- Blockchain-based voting app Voatz has recorded nearly 2,000 votes at the virtual Michigan Democratic Party Convention.
- Voatz has conducted pilots in several US states, including Arizona, Michigan, and West Virginia.
- MIT researchers blasted Voatz earlier this year, claiming the app was not secure against hacking attacks.
Blockchain-based voting platform Voatz, originally used as a pilot for overseas military voting in West Virginia, has deployed its system for another group of remote voters: Michigan Democratic Party Convention attendees.
Voatz announced today the successful completion of voting on the platform at Michigan’s virtual Democratic Party Convention held August 29 to August 30, during which delegates remotely nominated candidates for the state’s supreme court and various other positions. Nearly 2,000 delegates voted using Voatz smartphone voting platform.
It’s another proof-of-concept for blockchain-based voting, a topic increasingly making headlines as COVID-19 keeps citizens at home and mail-in voting becomes a hot button political issue.
As a precaution against COVID-19, all convention participants attended virtually from their homes. In addition to Supreme Court nominations, delegates also voted on nominations to the state’s education board and to administrative positions at state universities. Of 2,092 delegates, 91% voted using the Voatz app, while the balance voted using a helpdesk phone system.
"There were so many unique challenges with this year's convention because of the pandemic, but the Voatz platform eased many of our concerns," Michigan Democratic Party Executive Director Chrisy Jensen said.
"Voatz enabled our delegates to be verified remotely and participate through their smartphones. The convenience, safety and accessibility of voting this way was eye-opening for everyone who participated."
Voatz has helped facilitate three previous Michigan Democratic Party conventions using an in-person, tablet-based system. It also facilitated remote voting at the Arizona Republican State Convention earlier in 2020.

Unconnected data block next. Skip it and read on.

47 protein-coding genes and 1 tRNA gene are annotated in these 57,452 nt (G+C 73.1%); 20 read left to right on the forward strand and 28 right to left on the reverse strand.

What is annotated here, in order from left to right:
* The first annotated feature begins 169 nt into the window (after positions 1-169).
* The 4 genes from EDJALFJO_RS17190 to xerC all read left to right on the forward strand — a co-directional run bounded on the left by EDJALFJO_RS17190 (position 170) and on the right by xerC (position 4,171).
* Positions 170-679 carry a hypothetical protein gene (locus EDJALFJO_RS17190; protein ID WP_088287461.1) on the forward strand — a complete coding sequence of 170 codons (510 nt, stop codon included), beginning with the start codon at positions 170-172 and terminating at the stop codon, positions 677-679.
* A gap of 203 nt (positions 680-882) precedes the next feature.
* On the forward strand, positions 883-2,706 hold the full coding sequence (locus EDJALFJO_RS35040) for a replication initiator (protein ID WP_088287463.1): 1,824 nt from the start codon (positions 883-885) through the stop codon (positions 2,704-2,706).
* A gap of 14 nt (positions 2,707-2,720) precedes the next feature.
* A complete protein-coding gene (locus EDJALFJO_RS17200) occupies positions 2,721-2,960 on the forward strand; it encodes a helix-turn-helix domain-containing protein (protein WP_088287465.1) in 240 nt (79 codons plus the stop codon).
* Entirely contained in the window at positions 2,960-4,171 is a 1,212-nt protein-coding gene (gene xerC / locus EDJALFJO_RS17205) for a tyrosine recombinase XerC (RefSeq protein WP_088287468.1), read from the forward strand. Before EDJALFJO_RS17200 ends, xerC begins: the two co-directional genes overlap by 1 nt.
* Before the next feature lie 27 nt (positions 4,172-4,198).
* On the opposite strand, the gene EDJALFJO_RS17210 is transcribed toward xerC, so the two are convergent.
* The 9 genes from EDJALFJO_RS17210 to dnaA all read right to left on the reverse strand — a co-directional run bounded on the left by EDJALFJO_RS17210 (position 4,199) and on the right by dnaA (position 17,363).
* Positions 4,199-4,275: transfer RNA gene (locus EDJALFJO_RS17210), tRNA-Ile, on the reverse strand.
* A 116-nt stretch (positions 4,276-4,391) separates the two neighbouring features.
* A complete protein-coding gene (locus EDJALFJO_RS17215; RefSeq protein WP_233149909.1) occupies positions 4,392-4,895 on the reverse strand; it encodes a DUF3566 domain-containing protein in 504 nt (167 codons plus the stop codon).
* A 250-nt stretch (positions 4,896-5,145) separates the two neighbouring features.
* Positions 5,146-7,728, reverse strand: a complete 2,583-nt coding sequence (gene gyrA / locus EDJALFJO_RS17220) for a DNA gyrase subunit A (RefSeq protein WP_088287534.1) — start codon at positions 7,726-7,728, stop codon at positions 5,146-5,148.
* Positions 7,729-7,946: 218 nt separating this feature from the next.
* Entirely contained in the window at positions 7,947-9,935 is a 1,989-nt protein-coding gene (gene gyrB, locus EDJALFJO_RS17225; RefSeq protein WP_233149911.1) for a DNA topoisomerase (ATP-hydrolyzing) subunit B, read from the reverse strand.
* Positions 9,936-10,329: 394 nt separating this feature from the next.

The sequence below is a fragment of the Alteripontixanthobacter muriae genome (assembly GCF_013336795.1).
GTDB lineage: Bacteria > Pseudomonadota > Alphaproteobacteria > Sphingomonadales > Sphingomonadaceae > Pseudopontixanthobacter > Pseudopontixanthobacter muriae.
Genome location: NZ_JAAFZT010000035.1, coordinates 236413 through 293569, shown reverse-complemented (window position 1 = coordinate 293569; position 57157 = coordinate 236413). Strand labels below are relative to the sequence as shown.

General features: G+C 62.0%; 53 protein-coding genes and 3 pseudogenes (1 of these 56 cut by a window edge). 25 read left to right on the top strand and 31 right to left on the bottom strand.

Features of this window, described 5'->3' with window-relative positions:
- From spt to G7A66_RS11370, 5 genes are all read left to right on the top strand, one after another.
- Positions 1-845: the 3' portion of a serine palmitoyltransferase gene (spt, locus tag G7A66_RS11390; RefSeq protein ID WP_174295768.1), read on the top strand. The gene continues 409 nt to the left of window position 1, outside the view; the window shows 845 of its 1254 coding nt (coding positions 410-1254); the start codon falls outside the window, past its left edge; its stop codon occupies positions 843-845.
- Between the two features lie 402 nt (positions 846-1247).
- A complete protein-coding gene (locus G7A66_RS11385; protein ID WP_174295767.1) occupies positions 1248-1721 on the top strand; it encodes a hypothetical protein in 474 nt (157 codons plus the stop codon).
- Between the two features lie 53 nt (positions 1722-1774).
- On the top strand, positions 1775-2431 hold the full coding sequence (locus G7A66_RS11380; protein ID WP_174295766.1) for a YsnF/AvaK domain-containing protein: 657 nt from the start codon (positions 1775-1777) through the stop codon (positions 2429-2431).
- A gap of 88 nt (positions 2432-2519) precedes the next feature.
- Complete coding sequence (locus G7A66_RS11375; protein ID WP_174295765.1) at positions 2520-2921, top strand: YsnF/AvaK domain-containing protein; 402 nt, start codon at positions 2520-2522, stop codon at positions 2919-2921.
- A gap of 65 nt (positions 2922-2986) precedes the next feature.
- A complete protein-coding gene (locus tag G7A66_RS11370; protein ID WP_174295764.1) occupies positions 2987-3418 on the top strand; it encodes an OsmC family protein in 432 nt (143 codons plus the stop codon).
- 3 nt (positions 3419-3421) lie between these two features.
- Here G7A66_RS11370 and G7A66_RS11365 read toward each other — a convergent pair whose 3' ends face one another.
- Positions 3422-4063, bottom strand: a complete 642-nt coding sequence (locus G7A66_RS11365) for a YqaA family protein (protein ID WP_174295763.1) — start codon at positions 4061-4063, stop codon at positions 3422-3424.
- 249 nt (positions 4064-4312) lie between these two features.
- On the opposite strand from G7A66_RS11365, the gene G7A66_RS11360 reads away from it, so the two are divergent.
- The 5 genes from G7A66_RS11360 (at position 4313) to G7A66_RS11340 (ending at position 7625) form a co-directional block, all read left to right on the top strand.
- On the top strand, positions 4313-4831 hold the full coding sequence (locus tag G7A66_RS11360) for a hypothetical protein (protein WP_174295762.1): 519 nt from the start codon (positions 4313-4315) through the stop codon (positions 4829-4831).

Voatz came into the public eye in 2018 thanks to a pilot that allowed West Virginia residents from select counties stationed overseas to vote in midterm elections using the platform. After deeming the pilot successful, state officials planned to roll out the tool for overseas residents in every county for 2020 voting. However, they changed course after MIT researchers claimed to uncover security vulnerabilities in the Voatz system.
Voatz responded to those allegations, stating that the researchers performed their analysis on an outdated version of the mobile platform and relied on assumptions about the server-side architecture of the system, which they never accessed.
Voatz also pointed out that other research teams have been given full access to source code and other components of the system. It criticized the MIT study authors for remaining anonymous prior to publication and failing to present their findings to the Voatz team to address the issues raised.
Voting on the blockchain is increasingly working its way into public consciousness, with the USPS recently proposing its own blockchain-based system for voting. The Michigan convention is another vote of confidence, albeit a small one, that immutable, decentralized ledgers may one day help ensure every voice is counted throughout the country.